Inflation slowdown ‘encouraging’ –– Espenilla

December 06, 2018
Nestor Espenilla

Bangko Sentral ng Pilipinas (BSP) Governor Nestor A. Espenilla Jr. on Wednesday hailed the deceleration of November 2018 inflation to 6 percent from multi-year high of 6.7 percent in September and October.

In a message to reporters, he said rate of price increases in the 11th month this year “is very encouraging.”

“For the first time we are seeing significant negative m-o-m (month-on-month) growth after inflation plateaued at around 6.7 percent. It confirms that inflation is heading back to the 2-4 percent target range in response to decisive non-monetary measures to curb food prices as well as favorable recent developments in highly volatile international oil prices,” he said.

The Central Bank chief was referring to the measures implemented by the government like boost of supply of rice, among others, in the market, based on Malacañang's directive for the National Food Authority (NFA) to release all its rice stocks nationwide starting last September as well as the move to import more rice.

These measures were made after the upticks in rice prices due to supply issues, which, in turn, resulted to big jumps in inflation rate.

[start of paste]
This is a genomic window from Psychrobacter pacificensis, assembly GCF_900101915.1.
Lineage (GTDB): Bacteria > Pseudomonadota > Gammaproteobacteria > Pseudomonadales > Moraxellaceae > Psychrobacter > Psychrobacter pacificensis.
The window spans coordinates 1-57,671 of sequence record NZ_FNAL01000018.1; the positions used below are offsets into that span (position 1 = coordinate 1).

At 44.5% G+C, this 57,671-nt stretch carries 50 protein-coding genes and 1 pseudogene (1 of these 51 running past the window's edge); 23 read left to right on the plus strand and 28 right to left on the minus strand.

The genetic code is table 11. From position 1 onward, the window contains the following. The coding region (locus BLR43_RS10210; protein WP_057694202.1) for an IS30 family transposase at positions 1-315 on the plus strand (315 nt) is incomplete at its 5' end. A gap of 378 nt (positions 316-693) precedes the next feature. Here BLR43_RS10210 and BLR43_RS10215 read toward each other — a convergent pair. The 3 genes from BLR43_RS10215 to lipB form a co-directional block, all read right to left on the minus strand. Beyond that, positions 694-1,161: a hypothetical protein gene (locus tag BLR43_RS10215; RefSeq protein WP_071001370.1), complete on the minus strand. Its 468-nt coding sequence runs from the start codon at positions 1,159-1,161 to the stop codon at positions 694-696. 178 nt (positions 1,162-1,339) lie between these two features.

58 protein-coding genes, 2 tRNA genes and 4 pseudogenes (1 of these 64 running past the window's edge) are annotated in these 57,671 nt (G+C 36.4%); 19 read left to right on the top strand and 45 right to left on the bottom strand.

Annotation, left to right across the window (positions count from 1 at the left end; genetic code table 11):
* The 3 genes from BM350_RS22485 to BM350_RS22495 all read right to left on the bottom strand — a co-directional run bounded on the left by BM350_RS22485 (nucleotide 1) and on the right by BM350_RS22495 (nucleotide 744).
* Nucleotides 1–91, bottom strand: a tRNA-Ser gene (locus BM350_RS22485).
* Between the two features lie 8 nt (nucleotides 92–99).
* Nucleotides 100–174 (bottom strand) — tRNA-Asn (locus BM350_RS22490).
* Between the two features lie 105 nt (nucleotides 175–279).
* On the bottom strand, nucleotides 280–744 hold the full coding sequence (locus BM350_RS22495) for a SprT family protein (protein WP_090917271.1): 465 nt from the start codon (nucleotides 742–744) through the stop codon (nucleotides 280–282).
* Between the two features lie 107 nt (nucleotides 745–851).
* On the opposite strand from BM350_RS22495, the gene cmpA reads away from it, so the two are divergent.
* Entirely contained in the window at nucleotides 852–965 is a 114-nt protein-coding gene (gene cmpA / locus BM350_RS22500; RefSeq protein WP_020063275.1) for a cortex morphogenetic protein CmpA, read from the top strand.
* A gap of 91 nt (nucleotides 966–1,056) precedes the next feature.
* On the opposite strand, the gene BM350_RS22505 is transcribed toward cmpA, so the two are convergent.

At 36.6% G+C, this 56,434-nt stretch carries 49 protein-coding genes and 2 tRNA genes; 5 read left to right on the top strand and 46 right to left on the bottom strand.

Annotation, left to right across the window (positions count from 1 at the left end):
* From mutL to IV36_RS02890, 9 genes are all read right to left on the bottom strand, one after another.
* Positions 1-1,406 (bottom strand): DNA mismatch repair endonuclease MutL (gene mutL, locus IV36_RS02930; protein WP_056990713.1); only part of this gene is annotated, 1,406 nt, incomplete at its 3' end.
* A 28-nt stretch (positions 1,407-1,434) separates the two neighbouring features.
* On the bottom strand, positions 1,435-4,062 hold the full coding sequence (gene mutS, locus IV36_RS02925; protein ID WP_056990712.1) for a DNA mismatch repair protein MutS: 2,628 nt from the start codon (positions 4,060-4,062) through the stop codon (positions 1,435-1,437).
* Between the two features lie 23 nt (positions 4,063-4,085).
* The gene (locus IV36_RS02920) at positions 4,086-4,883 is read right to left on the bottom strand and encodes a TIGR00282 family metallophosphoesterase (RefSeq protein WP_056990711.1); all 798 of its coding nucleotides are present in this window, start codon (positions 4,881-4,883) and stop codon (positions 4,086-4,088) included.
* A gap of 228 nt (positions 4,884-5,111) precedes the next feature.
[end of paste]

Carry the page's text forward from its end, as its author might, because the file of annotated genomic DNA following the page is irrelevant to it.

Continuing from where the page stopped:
These non-monetary actions were made alongside the hikes in the BSP’s key rates, which to date totaled to 175 basis points.

Espenilla said “strong monetary action has significantly reinforced the anti-inflation process through the expectations route and a firmer peso.”

He, on the other hand, pointed out that direct impact of these monetary policy decisions “on economic activity will take a longer time to take hold.”

“There’s need to pay close attention to the core inflation trend which continue to rise through November at 5.1 percent. Monetary policy will need to stay vigilant to keep inflation under firm control amid expected strong economic growth,” he added.

Deceleration of inflation last November brought the 11-month average to 5.2 percent, way above the 2 to 4 percent target of the government from 2018-20.

Authorities expect inflation to go back to within-target levels next year.